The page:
Book Review: The Prayers of Jesus, by Mark Jones


Mark Jones, The Prayers of Jesus: Listening to and Learning from Our Savior. Crossway, 2019. 223.


Growing up, I wanted to be the greatest shooting guard the NBA had ever seen. And there was one player I wanted to play like. That player, of course, was Michael Jordan.

I can’t tell you how often on my back driveway I’d wag my tongue as I drove the lane and tried (without any level of success) to dunk from the free throw line. I wanted to be like Mike. He was the best, and I imitated his game because no one played the game better.

Mark Jones’ latest book, The Prayers of Jesus, calls readers to another kind of imitation, putting in front of their eyes an unparalleled person and pattern of prayer. When God calls his people to pray, he doesn’t leave us to figure it out on our own. He gives us someone to imitate. He gives us the man of prayer par excellence, his Son Jesus Christ.

Over the course of 26 succinct chapters, Jones shows us one simple, yet incredibly profound, mark of our Savior’s ministry: Jesus prayed—a lot. His chapters follow Jesus’ life chronologically, beginning with the infancy of his prayer life to his final words on the cross. As we move with him, Jones drills down deep into the theological significance of Jesus’ prayers and applies these truths to the hearts of God’s people. Though intensely focused on prayer, ultimately this is a book about Jesus for the people who follow him as King.


While it may seem obvious that Jesus prayed, it should never be lost on us that the Son of God would pray. He habitually, fervently, and intimately prayed to his Father as only the Son of God could. His life was a long, perpetual prayer. Jesus prayed early in the morning and late at night; he prayed in public and in private; he prayed alone and in the company of others. He prayed for himself, his disciples, his enemies, for his own glory, and for his Father’s glory. Even now, the Son is interceding for his people in unison with the Spirit according to the will of the Father (Heb. 7:25; Rom. 8:26–27). Jesus is not just any kind of Lord. He is the praying Lord.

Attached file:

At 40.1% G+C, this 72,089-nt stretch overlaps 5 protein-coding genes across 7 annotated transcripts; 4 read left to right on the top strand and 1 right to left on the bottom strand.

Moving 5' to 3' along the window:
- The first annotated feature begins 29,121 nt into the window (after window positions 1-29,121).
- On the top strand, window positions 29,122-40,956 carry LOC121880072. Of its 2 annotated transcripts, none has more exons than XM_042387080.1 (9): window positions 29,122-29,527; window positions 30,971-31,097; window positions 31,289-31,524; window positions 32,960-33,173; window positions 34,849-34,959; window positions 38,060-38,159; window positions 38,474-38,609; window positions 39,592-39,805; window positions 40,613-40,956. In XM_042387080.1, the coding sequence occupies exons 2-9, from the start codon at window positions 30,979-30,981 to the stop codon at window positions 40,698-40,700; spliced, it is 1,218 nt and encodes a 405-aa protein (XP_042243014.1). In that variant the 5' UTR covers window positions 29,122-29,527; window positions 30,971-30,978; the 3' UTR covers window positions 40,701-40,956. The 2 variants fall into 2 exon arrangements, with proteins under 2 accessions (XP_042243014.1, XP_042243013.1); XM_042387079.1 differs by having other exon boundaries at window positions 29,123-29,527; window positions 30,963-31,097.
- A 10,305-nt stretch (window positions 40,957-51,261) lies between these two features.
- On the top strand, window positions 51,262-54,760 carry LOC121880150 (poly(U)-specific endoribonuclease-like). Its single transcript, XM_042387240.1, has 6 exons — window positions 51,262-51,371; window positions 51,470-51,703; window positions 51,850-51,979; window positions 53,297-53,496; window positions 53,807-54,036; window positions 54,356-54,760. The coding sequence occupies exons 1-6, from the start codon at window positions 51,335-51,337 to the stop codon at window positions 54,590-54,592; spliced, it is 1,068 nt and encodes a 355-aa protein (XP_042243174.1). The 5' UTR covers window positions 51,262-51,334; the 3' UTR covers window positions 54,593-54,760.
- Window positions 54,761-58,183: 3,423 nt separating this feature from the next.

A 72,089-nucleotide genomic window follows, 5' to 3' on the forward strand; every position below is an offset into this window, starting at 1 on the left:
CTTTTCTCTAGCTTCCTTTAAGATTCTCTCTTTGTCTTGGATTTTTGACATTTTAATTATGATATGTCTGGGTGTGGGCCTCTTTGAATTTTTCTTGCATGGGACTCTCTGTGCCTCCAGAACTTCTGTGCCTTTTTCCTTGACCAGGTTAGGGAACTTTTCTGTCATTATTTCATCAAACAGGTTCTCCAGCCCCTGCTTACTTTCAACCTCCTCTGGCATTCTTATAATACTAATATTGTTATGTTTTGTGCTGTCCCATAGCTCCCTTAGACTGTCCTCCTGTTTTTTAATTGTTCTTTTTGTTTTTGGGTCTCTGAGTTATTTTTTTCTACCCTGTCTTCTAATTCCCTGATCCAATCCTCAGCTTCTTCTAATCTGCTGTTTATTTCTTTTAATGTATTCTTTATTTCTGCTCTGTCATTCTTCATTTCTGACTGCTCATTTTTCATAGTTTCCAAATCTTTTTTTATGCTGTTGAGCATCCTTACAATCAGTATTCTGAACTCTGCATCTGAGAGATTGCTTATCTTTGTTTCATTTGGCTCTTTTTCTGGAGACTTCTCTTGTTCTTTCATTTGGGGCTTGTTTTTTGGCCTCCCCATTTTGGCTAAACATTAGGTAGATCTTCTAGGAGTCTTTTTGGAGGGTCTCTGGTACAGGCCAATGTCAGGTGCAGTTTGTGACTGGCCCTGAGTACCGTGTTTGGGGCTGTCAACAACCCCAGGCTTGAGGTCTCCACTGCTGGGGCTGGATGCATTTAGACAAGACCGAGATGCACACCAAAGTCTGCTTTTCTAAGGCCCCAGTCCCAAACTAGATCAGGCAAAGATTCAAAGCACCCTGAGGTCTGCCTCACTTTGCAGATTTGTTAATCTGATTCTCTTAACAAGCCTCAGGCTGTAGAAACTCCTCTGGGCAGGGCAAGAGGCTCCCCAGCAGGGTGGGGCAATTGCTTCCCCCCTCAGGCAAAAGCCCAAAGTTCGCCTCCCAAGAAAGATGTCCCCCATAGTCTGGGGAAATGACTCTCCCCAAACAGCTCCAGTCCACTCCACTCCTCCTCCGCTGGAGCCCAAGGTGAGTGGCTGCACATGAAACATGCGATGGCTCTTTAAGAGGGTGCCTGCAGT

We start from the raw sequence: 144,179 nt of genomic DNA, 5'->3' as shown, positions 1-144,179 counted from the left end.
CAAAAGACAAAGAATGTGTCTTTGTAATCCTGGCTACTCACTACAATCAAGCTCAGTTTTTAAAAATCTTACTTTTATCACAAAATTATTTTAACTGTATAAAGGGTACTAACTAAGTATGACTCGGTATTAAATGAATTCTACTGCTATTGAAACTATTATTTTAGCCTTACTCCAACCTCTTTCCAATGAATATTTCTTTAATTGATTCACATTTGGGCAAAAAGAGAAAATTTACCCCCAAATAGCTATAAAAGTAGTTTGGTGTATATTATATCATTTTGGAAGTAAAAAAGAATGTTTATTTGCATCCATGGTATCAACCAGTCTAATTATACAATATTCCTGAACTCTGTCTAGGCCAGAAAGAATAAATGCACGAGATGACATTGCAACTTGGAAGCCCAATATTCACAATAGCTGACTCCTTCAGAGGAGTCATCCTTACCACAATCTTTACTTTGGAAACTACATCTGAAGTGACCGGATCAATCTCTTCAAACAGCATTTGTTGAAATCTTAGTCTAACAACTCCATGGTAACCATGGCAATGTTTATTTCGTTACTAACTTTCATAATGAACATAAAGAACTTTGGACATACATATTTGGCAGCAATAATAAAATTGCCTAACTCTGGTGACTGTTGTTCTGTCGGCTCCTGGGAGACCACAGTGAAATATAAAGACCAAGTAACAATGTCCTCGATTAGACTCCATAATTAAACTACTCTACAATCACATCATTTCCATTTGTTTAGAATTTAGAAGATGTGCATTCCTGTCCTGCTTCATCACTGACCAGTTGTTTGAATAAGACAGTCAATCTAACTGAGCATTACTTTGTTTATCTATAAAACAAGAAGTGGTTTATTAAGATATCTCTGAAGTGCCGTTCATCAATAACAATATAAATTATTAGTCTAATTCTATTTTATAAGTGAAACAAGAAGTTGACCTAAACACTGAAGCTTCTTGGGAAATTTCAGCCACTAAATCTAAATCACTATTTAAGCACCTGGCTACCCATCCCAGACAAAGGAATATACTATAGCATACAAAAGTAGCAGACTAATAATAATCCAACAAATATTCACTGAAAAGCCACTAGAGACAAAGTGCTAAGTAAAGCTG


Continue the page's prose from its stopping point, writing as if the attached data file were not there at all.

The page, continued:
Why does it matter that Jesus prays? Because, as Jones points out, his prayer life, more than a mere act of instruction, vindicated his identity as the Son of God. The primary witnesses in Christ’s ministry were the Father and the Spirit, but it was Jesus’ prayers that testified to those witnesses (John 17:1–26). A ministry of prayer proved that he was God’s Son indeed. Only the Son of God could be so faithfully devoted to the will of His Father. Only the Son could commune with the Father by the power of the Spirit with such consistency, devotion, and intimacy. Prayer of this degree could only be this normal and natural for the Son. The question, then, isn’t, “Why would the Son of God pray?” but, “Why wouldn’t the Son of God pray?”

Jesus’ prayers to God as Father lay the groundwork for our prayers to God as Father. The only way to the Father is through the Son (John 14:6). Our prayers flow out of that fountainhead. As Jones says, “By knowing Christ we know God, and by knowing God we know Christ” (97). This is the kind of fuel The Prayers of Jesus throws on the fire of our prayer life. That the Son of God needed to pray should cause our hearts to erupt in prayer. If even Jesus prays, what does that say about our own need to pray? If it is normal for the Son of God to pray, shouldn’t it be normal for those that follow him?